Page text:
What Every Writer Should Know

Henry Hechtblog

1 – Less is more. This is a constant battle. The fewer words you use the better off you are. If you write carelessly and redundantly, you are weakening your arguments because you’re not being as direct and forceful as you should be.
Don’t write: “Any task assigned to Sam can be counted on to be finished in the appropriate time frame.’’
Instead, write: “Any task assigned to Sam will be finished on time.’’ Or even better, “Sam will finish any task on time.”
If the first draft of your 750-word essay includes 100 words that can be squeezed out, you’re getting far less bang for your 750-word buck. If you’re economical, you will have a 100-word edge on the sloppy writer – 100 more words to make your case.

2 – Every word you choose either helps or hurts your essay. The more good choices you make, the better your writing will be. It sounds obvious, but you’d be amazed at how much more effective you’ll be if you make 20 better choices each essay.

3 – Read what you’ve written out loud. If it sounds awkward, it will read awkward. If it sounds like a run-on sentence, it almost certainly is a run-on sentence. Close the door and start reading out loud. It’s crucial.

4 – Don’t be vague. Be specific. Paint a picture. Avoid the dreaded V-word at all costs. Let the reader see what needs to be seen and understand what must be understood.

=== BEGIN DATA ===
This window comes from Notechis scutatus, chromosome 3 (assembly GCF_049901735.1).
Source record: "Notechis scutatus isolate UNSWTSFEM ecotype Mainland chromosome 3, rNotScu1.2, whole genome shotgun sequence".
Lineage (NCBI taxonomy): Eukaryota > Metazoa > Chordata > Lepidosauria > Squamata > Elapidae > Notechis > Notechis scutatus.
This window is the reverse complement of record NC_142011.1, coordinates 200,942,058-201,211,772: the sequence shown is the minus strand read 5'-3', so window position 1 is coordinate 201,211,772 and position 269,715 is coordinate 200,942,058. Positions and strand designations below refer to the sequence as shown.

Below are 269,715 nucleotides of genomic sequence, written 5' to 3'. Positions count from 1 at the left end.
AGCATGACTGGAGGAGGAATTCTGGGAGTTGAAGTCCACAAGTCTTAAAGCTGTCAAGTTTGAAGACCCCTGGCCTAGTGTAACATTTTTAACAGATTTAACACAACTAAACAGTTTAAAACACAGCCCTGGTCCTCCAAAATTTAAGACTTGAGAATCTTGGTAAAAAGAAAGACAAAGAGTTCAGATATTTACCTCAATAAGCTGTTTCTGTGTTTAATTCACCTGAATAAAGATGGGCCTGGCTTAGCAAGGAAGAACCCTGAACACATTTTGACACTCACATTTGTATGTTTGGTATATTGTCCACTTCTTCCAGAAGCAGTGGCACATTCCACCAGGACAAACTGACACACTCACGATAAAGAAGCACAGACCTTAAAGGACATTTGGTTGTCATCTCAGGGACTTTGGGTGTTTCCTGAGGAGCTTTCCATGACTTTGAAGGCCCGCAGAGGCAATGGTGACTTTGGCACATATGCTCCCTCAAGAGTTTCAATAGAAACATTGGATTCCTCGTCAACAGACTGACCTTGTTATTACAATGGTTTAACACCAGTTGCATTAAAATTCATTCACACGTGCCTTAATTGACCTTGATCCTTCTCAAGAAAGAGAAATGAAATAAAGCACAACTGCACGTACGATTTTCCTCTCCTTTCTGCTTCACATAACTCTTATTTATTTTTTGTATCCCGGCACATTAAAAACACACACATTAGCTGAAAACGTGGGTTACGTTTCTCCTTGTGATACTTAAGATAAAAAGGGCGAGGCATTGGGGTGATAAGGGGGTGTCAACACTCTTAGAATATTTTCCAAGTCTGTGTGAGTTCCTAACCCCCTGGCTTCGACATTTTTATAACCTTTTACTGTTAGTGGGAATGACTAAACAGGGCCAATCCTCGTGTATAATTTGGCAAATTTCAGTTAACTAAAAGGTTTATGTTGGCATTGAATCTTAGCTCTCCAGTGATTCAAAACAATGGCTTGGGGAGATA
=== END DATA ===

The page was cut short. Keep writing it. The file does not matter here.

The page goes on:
5 – The verb is the most important word in almost any sentence. It provides the sentence’s “energy.” And whenever possible, use active verbs in the present tense.

6 – Good writing is re-writing. Never be satisfied. Go over and over what you’ve written. You’ll be amazed what you find the fifth or sixth time through the essay.

7 – You’re telling a story. No matter what you write, be it a personal essay or a term paper on the Industrial Revolution, always remember that you’re telling a story, with a beginning, a middle, and an end. And every good story has a narrative thread that weaves through it and engages the reader, even if it’s about the rise of industrialism in the U.S. Finally, transition is not just paragraph to paragraph – it’s also sentence to sentence.

8 – A conclusion is NEVER a summary. It should take your thoughts one step further. And it NEVER, EVER begins with, “In conclusion . . . ”

9 – Read, read, read, and then read some more. The more writers you discover, the more styles you are exposed to, the better off you’ll be. You will gradually absorb the various styles and instinctively understand what you can use and how to use it.

10 – Your dictionary should be your new best friend. That’s for when you’re writing, and also for when you’re reading. It’s one of mankind’s greatest inventions!!!